Glucose Oral Solution as A Pain-Relieving Agent In Infantile Colic: A Double Blinded Randomized Clinical Trial

Publish Year: 1396
نوع سند: مقاله ژورنالی
زبان: English
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تاریخ نمایه سازی: 18 تیر 1398


Background Infantile colic (IC) is a common painful disorder within early months of life. There is no definitive therapeutics for IC. In present study aimed to assess pain-relieving potential of glucose administration in infantile colic. Materials and Methods This was a double blinded randomized clinical trial performed during May 2015-June 2017 in pediatric ward of Amir-Al-Momenin Hospital, Zabol city, Iran. Overall, 72 infants were randomly assigned to either glucose or simethicone groups (36 infants per group). Treatments were continued for 28 days with either 25% or 30% glucose solution and 2.5 mg/kg simethicone. Outcomes were assessed at the end of the intervention (28 days). Statistical analysis was done in SPSS version 22.0. Results Males and females constituted 20 (55.5%), and 16 (45.5%) in glucose administrated, and 23 (63.8%) and 13 (36.2%, P=0.4) in simethicone group respectively. The mean age (days) was 19.1±3.8 and 20.2±4.9 for glucose and simethicone administrated groups, respectively (P=0.2). The crying times per day significantly reduced in both groups (mean reduction in crying times of 3.7±2.1, and 6.3±2.1 hours in glucose and simethicone groups, respectively). Moreover, 25% and 44.4% of infants in glucose and simethicone groups achieved ≥ 50% reduction in crying time, respectively (P=0.06). According to the glucose dose, infants who received 30% glucose solution significantly revealed higher ratio of ≥ 50% reduction in crying time (47.3%) than those received 25% glucose solution in which no cases fulfilled this outcome (P<0.0001). Conclusion Glucose may be a useful candidate to be considered as a pain-relieving agent in infantile colic.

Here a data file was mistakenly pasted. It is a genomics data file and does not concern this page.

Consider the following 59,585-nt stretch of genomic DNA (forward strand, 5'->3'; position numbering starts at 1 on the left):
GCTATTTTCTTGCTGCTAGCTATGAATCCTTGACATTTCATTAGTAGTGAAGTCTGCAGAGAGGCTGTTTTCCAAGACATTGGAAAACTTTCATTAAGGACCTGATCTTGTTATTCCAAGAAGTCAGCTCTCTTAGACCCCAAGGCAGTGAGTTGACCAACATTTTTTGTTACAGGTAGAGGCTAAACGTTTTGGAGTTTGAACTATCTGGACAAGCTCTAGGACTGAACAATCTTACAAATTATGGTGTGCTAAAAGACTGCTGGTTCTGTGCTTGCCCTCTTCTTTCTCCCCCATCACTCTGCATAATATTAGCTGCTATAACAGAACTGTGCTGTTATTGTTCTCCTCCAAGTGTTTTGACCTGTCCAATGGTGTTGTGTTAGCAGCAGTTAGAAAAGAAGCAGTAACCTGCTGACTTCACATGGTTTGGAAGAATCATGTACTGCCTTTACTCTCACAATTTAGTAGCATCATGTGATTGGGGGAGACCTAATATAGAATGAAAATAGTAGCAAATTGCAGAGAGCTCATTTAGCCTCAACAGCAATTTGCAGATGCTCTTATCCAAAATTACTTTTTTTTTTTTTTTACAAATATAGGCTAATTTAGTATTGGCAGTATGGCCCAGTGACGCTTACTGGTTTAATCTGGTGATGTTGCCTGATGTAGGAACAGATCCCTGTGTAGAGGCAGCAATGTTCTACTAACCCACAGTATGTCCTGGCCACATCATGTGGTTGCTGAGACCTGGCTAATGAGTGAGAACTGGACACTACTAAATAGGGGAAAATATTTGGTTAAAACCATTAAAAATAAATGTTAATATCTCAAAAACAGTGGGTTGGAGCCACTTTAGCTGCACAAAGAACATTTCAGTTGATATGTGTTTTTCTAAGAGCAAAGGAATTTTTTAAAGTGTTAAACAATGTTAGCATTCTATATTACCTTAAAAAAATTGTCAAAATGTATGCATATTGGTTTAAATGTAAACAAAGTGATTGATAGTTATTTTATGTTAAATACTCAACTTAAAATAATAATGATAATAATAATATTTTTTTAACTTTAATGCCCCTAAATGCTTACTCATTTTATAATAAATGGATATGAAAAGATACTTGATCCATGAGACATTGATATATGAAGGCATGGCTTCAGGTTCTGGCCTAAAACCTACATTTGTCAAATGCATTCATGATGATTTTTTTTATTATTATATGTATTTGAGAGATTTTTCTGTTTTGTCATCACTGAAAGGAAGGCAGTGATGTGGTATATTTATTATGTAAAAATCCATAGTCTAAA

Iraj Shahramian

Associate Professor, Pediatric Ward, Zabol University of Medical Sciences, Zabol, Iran.

Mandana Moradi

Associate Professor, Clinical Pharmacy Department, Pharmacy School, Zabol University of Medical Sciences, Zabol, Iran.

Mahdi Afshari

Assistant Professor of Epidemiology, Zabol University of Medical Sciences, Zabol, Iran.

Mojtaba Delaramnasab

Clinical Research Development Unit, Amir-Al-Momenin Hospital, Zabol University of Medical Sciences, Zabol, Iran.